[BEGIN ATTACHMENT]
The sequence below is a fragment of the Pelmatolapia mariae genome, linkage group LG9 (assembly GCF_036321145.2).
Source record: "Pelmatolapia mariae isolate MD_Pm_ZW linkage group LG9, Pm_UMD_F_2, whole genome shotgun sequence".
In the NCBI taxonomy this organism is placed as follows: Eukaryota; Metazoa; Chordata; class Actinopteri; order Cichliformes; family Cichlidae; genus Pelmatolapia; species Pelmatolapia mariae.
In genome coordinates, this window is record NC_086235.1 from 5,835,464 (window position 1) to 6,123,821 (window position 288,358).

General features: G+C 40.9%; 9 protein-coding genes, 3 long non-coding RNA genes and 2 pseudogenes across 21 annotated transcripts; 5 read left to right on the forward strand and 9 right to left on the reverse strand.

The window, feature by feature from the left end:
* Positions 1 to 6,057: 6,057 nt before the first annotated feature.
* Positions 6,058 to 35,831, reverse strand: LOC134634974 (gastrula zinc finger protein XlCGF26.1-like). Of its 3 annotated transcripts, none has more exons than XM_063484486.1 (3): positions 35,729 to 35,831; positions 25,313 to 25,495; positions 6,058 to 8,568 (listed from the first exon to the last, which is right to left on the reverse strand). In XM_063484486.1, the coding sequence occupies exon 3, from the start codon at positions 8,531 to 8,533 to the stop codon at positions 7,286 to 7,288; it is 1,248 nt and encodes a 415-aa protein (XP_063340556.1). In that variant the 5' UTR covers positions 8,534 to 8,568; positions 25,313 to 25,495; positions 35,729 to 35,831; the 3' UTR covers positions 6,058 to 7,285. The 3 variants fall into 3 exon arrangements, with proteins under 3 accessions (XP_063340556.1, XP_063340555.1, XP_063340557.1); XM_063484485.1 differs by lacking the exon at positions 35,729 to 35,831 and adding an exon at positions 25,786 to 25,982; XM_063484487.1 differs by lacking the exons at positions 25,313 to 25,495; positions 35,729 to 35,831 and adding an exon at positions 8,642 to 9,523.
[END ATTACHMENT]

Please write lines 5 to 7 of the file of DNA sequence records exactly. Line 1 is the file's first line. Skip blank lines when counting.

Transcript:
General features: G+C 40.9%; 9 protein-coding genes, 3 long non-coding RNA genes and 2 pseudogenes across 21 annotated transcripts; 5 read left to right on the forward strand and 9 right to left on the reverse strand.

The window, feature by feature from the left end:
* Positions 1 to 6,057: 6,057 nt before the first annotated feature.